Date of Award

Spring 1-1-2012

Document Type


Degree Name

Master of Science (MS)

First Advisor

Balaji Rajagopalan

Second Advisor

Edith Zagona

Third Advisor

Andrew Wood


On a seasonal time scale, forecast centers of National Weather Service produce streamflow forecasts via a method called Ensemble Streamflow Prediction (ESP). In conjunction with the physically-based Sacramento Soil Moisture Accounting model (SAC-SMA), ESP uses historical weather sequences for the forecasting period starting from model's current initial conditions, to produce ensemble streamflow. There are two major drawbacks of this method|(i) the ensembles are limited to the length of historical record thereby producing limited variability and (ii) incorporating seasonal climate forecasts such as El Niño Southern Oscillation (ENSO) is done by selecting a subset of historical sequences which further reduces the variability of streamflow forecasts. The need for alleviating these drawbacks motivates the proposed research. To this end, this research effort has two components (i) an improved multi-site stochastic weather generator and (ii) coupling it to the SAC-SMA model for ensemble streamflow forecasting.

We enhanced the traditional K-nearest neighbor semi-parametric stochastic weather generator (SWG). In SWG the daily precipitation state (wet or dry) is modeled as a Markov Chain and the weather vector on a given day is simulated conditioned on the previous day's precipitation state and weather vector and current day's precipitation state. A K-nearest neighbor resampling approach is used to simulate from the conditional probability density function. Our improvements to this stochastic generator include (i) clustering the locations into climatologically homogeneous regions and applying the weather generator separately for each region and jointly to better capture the spatial heterogeneity and, (ii) modifying the resampling approach to incorporate probabilistic seasonal climate forecast. We tested this enhanced weather generator by applying it to daily weather sequences at 66 locations in the San Juan River Basin. The proposed method generates a rich variety of weather sequences capturing the distributional properties at all the locations and the spatial dependence. It also simulates consistent weather sequences conditioned on seasonal climate forecasts.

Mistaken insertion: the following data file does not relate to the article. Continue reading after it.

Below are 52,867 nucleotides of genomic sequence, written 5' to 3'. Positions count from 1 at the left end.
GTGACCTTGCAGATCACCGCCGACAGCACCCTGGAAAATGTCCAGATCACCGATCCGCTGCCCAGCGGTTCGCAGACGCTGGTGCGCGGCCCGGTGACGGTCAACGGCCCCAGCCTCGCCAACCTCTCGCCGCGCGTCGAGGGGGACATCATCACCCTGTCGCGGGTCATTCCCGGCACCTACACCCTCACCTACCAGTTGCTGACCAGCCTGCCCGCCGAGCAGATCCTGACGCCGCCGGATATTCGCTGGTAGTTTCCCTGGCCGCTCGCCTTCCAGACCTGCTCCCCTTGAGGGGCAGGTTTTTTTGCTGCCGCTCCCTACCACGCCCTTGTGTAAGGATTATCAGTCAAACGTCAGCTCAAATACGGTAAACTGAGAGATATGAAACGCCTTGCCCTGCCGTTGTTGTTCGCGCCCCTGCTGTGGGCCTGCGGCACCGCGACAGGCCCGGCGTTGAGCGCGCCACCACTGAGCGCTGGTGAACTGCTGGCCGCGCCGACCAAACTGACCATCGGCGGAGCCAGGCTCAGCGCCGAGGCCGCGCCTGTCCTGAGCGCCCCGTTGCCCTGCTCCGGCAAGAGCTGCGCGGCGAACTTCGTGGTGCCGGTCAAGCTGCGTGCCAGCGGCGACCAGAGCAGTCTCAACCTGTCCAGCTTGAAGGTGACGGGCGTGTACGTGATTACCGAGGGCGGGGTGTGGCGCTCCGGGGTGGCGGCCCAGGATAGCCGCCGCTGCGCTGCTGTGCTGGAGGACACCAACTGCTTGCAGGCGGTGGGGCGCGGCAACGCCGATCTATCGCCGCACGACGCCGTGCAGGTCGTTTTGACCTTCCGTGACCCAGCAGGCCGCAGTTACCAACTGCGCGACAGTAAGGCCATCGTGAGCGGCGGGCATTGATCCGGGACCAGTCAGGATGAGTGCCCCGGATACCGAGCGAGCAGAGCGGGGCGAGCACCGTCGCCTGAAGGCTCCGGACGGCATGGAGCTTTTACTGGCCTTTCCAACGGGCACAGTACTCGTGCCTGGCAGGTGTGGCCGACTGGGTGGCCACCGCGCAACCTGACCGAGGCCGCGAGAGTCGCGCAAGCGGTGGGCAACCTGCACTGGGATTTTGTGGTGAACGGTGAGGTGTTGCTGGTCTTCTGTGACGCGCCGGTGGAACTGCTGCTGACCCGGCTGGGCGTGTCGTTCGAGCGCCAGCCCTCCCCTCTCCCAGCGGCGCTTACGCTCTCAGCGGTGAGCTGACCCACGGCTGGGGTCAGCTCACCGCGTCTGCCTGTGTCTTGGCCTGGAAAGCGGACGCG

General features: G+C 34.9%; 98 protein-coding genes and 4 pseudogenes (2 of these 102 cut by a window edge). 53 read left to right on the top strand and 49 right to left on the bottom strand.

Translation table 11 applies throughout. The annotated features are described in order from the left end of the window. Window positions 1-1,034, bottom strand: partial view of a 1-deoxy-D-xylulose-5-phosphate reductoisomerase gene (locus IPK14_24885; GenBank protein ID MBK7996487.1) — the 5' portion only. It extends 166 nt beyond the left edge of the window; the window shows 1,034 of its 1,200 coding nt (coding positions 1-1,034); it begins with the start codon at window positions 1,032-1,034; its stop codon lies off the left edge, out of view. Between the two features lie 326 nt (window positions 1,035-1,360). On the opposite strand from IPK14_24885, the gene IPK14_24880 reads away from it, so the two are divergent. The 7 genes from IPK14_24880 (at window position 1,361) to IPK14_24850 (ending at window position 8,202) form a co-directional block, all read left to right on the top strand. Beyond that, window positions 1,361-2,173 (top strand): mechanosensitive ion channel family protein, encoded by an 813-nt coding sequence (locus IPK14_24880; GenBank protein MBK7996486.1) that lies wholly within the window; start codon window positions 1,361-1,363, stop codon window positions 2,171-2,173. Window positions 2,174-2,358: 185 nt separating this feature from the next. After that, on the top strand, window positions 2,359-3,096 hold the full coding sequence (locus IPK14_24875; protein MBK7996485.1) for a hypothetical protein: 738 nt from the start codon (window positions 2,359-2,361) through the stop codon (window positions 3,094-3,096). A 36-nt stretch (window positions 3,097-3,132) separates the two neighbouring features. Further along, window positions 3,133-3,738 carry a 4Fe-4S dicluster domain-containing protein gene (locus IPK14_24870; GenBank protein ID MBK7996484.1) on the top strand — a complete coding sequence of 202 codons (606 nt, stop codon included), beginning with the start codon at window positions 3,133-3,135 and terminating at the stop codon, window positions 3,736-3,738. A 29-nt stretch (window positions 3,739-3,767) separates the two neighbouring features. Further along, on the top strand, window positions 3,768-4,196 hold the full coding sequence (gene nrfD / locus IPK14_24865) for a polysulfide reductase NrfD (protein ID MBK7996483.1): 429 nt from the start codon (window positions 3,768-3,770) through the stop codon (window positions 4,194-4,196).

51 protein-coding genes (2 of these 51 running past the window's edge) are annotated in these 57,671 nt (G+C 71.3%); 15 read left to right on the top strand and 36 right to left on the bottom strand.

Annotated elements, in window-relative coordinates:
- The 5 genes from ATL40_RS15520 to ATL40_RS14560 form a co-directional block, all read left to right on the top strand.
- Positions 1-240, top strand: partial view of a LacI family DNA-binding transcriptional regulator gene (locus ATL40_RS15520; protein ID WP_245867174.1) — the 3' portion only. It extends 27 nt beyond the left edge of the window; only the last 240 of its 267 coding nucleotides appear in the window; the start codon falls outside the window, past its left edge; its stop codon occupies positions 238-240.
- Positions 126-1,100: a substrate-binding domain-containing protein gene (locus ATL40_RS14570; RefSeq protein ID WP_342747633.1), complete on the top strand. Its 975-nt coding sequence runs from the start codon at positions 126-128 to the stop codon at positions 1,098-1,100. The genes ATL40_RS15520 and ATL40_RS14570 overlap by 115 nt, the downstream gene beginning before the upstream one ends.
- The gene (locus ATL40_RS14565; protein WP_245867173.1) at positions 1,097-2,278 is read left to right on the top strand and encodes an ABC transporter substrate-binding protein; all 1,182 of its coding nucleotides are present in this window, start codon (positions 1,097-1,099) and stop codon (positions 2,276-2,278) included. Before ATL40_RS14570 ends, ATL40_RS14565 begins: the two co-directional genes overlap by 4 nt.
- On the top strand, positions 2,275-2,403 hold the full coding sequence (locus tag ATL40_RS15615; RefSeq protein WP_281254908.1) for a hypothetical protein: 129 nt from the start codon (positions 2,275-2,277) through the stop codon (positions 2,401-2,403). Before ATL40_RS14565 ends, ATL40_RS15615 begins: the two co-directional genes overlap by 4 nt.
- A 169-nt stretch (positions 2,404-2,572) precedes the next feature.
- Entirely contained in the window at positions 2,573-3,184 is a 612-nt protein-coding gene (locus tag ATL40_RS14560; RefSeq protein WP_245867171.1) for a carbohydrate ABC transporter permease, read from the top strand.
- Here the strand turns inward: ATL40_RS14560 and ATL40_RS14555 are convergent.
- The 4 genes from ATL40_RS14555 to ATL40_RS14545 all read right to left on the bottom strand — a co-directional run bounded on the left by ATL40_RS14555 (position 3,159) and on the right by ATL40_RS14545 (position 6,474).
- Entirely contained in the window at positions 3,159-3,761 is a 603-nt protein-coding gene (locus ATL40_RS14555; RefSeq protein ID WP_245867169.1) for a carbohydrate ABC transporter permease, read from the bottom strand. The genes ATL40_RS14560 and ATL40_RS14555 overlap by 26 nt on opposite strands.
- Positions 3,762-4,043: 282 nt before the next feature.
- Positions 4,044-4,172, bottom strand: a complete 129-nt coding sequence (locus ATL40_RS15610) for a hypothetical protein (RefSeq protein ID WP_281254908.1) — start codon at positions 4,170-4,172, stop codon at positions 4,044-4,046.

The multi-site stochastic weather generator was coupled with the SAC-SMA model (WGESP) within NWS's new Community Hydrologic Prediction System (CHPS) to produce ensemble streamflow forecast. Spring season ensemble forecasts at several lead times from Nov through Apr for the period 1981{2010 were made from WG-ESP and the traditional ESP for the San Juan River Basin. We show that the weather generator based ensemble produces a rich variability in the flows including extremes and a higher skill at long lead times. Especially, skill in wet year forecast was found to be higher than dry years.

The flexible and robust framework provides many opportunities to further improve the ESP system in enabling increased skills at longer lead times that will be of immense help to water resources managers.